Navy ships plucked hundreds of people from beaches and tens of thousands were urged to flee Friday before hot weather and strong winds in the forecast worsen Australia’s already-devastating wildfires.
More than 200 fires were burning, and warnings of extreme danger to come Saturday set in motion one of the largest evacuations in Australian history. Traffic was gridlocked as people fled and firefighters escorted convoys of evacuees as fires threatened to close roads.
Victoria Premier Daniel Andrews declared a disaster across much of the eastern part of the state, allowing the government to order evacuations in an area with as many as 140,000 permanent residents and tens of thousands more vacationers.
“If you can leave, you must leave,” Andrews said.
In South Australia state, fire officials said the weather conditions were cause for concern because fires were still burning or smoldering.
“The ignition sources are already there,” Country Fire Service chief officer Mark Jones said. “There are millions of sparks out there ready to go if they break containment lines.”
The early and devastating start to Australia’s summer wildfires has made this season the worst on record. About 5 million hectares (12.35 million acres) of land have burned, at least 19 people have been killed, and more than 1,400 homes have been destroyed.
This week, at least 448 homes have been destroyed on the New South Wales southern coast and dozens were burned in Victoria. Ten deaths have been confirmed in the two states this week, and Victoria authorities also say 28 people are missing. Fires are also burning in Western Australia, South Australia and Tasmania.
The navy evacuated hundreds from Mallacoota, a coastal town in Victoria cut off for days by wildfires that forced as many as 4,000 residents and tourists to shelter on beaches. Landing craft ferried people to the HMAS Choules offshore.
Evacuees waiting to board the ship described smoke and embers flying everywhere when the fires were at their worst.
“It’s just scary waiting,” Dani Barmeister told Channel Nine. Another person waiting, Natalie Morrissey, said of the emotional wait while the fires threatened, “It’s something that I want to forget.”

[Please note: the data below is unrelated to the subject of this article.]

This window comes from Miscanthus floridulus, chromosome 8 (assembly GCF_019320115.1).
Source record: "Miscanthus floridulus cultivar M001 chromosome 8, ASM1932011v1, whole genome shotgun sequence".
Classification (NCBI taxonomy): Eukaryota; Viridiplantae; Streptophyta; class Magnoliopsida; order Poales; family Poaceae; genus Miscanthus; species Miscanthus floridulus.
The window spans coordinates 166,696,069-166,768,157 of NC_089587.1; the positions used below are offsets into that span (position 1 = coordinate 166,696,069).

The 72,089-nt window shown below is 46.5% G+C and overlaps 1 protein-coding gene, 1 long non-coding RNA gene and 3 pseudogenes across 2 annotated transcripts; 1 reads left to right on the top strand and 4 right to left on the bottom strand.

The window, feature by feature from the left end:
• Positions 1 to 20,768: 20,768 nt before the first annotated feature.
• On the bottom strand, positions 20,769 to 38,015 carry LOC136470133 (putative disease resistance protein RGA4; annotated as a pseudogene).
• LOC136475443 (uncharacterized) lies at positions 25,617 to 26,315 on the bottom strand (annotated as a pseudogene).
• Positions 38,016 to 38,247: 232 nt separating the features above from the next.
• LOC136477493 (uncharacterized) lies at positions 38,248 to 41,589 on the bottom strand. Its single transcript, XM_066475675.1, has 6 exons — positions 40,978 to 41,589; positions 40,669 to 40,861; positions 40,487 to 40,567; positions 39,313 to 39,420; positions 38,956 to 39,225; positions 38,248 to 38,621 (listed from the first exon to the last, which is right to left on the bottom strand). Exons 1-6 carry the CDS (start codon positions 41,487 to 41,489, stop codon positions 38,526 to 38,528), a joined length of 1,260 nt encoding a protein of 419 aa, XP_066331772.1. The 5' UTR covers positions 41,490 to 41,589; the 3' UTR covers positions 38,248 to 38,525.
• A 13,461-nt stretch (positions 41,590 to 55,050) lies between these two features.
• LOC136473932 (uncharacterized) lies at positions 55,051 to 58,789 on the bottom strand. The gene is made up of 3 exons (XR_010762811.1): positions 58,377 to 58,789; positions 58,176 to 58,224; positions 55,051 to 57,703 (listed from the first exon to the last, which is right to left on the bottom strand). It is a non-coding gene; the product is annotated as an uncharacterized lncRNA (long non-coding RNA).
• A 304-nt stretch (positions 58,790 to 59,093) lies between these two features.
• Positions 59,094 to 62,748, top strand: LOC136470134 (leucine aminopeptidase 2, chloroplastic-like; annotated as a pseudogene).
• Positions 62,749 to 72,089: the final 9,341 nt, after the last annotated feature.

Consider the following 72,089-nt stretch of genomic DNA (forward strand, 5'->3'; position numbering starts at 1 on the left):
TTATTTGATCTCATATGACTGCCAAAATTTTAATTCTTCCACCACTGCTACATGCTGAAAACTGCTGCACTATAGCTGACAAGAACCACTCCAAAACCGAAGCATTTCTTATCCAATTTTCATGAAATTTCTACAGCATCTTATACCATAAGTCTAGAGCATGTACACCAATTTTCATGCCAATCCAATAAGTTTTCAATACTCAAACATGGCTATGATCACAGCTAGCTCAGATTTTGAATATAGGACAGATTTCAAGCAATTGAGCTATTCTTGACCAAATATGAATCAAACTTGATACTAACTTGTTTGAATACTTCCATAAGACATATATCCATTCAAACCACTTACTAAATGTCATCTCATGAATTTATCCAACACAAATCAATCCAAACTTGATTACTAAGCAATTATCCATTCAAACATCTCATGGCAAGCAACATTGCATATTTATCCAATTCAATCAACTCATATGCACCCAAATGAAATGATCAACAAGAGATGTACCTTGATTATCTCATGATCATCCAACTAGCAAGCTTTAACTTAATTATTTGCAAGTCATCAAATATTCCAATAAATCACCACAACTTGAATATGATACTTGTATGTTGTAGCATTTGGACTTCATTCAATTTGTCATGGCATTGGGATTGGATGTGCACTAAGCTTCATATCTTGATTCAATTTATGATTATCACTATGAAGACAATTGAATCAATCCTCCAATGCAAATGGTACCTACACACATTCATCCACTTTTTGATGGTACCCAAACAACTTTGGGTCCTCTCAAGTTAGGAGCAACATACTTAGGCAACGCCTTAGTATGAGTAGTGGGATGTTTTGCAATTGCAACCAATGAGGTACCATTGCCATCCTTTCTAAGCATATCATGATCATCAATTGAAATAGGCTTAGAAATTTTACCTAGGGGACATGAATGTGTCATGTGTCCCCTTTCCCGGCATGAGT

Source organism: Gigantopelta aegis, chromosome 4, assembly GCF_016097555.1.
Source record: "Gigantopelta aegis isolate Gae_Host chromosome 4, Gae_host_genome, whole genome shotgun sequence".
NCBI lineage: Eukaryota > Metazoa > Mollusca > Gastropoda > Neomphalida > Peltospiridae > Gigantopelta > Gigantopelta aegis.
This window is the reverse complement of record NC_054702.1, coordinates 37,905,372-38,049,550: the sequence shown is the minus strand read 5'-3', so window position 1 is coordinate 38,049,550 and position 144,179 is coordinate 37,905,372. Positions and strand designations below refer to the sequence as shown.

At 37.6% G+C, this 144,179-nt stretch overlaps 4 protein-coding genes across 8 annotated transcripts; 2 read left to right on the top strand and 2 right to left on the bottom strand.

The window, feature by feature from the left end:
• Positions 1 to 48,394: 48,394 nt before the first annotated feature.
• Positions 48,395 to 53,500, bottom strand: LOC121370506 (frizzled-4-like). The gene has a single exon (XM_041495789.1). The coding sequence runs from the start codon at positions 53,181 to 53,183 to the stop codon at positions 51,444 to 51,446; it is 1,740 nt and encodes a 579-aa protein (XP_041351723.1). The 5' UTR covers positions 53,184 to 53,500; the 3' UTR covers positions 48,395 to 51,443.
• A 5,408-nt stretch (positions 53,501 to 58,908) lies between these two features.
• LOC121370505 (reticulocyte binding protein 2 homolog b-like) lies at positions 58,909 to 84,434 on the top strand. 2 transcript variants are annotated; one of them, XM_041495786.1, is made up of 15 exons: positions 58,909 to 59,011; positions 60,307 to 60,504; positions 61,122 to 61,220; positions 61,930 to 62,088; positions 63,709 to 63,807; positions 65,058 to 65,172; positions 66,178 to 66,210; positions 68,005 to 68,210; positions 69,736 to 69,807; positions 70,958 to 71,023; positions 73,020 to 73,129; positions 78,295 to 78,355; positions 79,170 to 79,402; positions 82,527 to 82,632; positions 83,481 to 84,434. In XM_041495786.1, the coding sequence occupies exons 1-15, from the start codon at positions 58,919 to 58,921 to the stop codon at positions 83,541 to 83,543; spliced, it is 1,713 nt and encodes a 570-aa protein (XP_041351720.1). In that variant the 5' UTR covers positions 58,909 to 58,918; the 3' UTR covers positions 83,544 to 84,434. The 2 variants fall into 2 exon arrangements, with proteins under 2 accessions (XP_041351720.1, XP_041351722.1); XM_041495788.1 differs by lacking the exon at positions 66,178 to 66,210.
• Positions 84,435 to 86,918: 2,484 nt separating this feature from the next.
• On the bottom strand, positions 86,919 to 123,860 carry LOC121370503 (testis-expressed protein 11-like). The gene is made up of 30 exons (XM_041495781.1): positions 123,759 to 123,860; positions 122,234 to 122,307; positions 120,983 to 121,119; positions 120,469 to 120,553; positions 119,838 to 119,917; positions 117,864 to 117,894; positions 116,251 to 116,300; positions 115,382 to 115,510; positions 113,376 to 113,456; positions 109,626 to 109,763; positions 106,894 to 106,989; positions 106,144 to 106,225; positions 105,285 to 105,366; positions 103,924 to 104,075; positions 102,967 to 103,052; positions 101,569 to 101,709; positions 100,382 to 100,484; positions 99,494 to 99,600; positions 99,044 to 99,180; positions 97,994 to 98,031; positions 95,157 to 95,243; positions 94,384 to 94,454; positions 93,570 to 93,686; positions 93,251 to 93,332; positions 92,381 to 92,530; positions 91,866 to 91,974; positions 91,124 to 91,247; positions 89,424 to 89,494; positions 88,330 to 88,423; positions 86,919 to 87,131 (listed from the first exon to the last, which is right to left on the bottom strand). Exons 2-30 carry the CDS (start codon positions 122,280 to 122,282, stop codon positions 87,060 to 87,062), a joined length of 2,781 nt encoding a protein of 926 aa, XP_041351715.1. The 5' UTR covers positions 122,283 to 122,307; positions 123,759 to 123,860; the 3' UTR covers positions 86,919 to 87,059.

Choules Commander Scott Houlihan said 963 people had signed up for evacuation by sea and more had been airlifted to safety.
In New South Wales, a state of emergency and a total fire ban were in place. State Rural Fire Service deputy commissioner Rob Rogers urged people to not wait to leave, noting four people in the state died in their cars as they made late attempts to flee.
“We know people have got a little bit of fire fatigue. They’ve been dealing with this now for months,” Rogers said. “But we need people to stay focused. Tomorrow is not the day to drop your guard. Take it seriously. If you’re in those areas where we put those maps out, do not be there.”
Rogers later told reporters than anyone who chose not to leave must take responsibility for their own safety.
“We are giving them information and being honest about the risk but if people choose to stay that is on them,” he said.
Prime Minister Scott Morrison said he was inclined to cancel a scheduled trip to India later this month because of the wildfires. In December, he cut short a family holiday in Hawaii in the face of public anger at his absence.
He made the remarks in Bairnsdale, Victoria, where he received a warmer welcome than he had in another wildfire-ravaged town a day earlier.
Morrison cut short the visit to Cobargo in New South Wales when locals yelled at him, made obscene gestures and called him an “idiot” and worse, criticizing him for the lack of equipment to deal with the fires in town.
In a radio interview, Morrison said he understood the anger of people affected by the fires.
“People are angry and people are raw and people are upset,” he said. “Whether they are angry with me or they are angry about the situation, all I know is they are hurting and it’s my job to be there to try and offer some comfort and support.”
Smoke from the wildfires has choked air quality and turned daytime skies to near-nighttime darkness in the worst-hit areas.
Sydney University ecologist Chris Dickman told the Sydney Morning Herald nearly 500 million birds, reptiles and mammals are likely to have perished in New South Wales alone. Frogs, bats and insects are excluded from his estimate, making the toll on animals much greater.
The nation’s agricultural sector also suffered untallied losses. Agriculture Minister Bridget McKenzie said in addition to their livestock dying, farmers were also struggling to feed animals with their supply chains disrupted.
The smoke has also blown across the Tasman Sea into New Zealand, where skies are hazy and glaciers have turned a deep caramel brown. The color change may cause more melting since the glaciers will reflect less sunlight.